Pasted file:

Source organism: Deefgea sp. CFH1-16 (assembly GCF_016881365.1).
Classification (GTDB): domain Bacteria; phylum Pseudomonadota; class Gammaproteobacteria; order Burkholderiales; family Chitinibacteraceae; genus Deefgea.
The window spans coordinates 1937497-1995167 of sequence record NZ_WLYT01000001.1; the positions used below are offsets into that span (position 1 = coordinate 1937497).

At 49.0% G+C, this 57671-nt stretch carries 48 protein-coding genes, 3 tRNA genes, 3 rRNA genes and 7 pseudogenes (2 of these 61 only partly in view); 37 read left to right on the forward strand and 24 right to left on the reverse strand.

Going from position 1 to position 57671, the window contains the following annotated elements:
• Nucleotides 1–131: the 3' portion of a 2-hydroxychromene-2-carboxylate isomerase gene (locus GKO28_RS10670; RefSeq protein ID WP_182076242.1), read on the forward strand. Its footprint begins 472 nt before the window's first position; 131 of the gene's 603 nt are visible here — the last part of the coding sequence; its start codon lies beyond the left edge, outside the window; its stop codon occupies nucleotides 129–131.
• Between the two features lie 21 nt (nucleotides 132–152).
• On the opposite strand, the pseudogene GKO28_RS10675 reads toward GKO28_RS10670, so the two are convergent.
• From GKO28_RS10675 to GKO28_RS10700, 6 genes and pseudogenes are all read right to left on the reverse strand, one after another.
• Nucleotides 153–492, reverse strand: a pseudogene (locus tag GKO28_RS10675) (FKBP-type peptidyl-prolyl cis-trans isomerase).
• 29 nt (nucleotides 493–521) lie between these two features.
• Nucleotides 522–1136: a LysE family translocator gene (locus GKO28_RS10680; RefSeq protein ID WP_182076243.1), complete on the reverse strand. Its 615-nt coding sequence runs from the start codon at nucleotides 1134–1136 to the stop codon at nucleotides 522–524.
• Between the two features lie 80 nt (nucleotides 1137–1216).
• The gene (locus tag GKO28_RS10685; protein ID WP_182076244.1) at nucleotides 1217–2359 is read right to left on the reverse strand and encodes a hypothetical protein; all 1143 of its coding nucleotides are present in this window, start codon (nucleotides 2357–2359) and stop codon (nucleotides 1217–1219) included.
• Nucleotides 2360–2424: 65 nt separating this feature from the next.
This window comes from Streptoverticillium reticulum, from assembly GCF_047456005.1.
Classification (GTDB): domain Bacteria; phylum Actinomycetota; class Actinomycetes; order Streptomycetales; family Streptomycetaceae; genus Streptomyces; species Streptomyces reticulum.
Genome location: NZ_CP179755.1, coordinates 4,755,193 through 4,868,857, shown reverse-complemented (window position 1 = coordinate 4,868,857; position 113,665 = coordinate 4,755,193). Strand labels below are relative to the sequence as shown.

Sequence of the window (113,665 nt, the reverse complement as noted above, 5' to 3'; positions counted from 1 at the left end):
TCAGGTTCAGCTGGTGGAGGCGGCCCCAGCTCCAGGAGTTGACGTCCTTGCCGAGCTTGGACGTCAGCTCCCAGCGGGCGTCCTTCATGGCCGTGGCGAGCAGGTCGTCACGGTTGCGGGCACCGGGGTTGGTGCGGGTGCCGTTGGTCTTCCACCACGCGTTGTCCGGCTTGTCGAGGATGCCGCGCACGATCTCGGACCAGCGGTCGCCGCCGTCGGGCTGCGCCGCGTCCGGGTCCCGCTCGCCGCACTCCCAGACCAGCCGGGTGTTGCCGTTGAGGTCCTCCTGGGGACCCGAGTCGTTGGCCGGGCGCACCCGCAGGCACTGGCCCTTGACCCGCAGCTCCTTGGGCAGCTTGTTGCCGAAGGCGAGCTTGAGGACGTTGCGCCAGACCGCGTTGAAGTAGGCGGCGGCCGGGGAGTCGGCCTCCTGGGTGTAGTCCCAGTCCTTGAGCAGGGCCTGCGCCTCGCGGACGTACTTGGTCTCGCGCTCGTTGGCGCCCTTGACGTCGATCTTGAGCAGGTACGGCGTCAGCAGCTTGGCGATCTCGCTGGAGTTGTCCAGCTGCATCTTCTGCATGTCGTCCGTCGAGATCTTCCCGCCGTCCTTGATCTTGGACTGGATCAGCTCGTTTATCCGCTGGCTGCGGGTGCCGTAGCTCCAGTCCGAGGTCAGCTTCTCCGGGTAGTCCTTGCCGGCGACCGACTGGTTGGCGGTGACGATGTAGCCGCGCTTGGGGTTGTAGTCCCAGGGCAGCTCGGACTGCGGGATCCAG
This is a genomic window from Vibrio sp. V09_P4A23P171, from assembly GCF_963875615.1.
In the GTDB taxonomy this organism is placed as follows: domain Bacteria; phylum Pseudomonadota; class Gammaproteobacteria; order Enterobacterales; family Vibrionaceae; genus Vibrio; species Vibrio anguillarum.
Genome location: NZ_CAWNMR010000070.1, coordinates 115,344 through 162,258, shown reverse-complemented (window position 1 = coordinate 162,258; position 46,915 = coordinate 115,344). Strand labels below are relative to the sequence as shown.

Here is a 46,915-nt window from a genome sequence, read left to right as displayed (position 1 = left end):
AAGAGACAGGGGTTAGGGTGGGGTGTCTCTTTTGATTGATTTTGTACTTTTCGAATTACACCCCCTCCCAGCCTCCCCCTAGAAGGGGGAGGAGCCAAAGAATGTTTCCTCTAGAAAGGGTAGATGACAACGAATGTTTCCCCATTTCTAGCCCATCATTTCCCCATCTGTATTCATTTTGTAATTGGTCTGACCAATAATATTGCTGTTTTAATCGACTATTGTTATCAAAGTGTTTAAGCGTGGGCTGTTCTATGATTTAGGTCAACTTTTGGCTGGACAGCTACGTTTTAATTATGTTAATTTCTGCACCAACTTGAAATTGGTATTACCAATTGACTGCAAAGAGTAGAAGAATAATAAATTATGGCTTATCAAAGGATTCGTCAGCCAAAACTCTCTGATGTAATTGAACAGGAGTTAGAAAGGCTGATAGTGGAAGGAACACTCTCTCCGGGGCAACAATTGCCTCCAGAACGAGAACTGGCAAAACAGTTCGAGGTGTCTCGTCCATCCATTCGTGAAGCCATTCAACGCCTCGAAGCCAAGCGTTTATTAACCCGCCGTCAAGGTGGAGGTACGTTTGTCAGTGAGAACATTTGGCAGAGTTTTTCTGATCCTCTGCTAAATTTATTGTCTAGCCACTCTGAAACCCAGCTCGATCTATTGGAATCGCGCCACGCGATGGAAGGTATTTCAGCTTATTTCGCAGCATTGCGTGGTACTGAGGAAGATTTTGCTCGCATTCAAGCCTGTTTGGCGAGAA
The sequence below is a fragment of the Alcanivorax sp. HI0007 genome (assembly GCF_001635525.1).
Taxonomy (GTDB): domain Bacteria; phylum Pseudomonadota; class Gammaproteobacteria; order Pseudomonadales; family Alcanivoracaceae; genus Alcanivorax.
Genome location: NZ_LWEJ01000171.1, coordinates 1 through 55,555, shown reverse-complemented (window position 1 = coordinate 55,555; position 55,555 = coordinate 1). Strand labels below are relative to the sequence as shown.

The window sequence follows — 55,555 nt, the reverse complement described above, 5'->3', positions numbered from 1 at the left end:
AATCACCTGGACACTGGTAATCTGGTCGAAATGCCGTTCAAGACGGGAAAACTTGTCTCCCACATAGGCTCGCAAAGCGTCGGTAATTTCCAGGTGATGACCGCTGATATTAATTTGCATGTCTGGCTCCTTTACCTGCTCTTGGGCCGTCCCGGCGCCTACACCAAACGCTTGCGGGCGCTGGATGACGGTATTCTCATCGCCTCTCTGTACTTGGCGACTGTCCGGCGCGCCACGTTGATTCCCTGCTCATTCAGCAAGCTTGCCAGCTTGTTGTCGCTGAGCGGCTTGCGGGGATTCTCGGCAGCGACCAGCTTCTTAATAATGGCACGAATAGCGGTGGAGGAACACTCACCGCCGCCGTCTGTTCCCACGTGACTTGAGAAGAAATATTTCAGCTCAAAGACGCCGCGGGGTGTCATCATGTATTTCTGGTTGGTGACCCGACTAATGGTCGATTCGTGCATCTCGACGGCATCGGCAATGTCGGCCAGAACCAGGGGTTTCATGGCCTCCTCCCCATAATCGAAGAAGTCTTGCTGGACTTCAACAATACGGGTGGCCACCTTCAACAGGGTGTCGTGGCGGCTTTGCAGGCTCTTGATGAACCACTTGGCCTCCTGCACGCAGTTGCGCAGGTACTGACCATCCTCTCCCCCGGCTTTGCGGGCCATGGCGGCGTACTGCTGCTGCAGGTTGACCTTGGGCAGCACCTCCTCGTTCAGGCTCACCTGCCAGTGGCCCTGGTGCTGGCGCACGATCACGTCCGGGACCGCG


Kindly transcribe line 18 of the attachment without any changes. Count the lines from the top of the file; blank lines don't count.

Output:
Genome location: NZ_CP179755.1, coordinates 4,755,193 through 4,868,857, shown reverse-complemented (window position 1 = coordinate 4,868,857; position 113,665 = coordinate 4,755,193). Strand labels below are relative to the sequence as shown.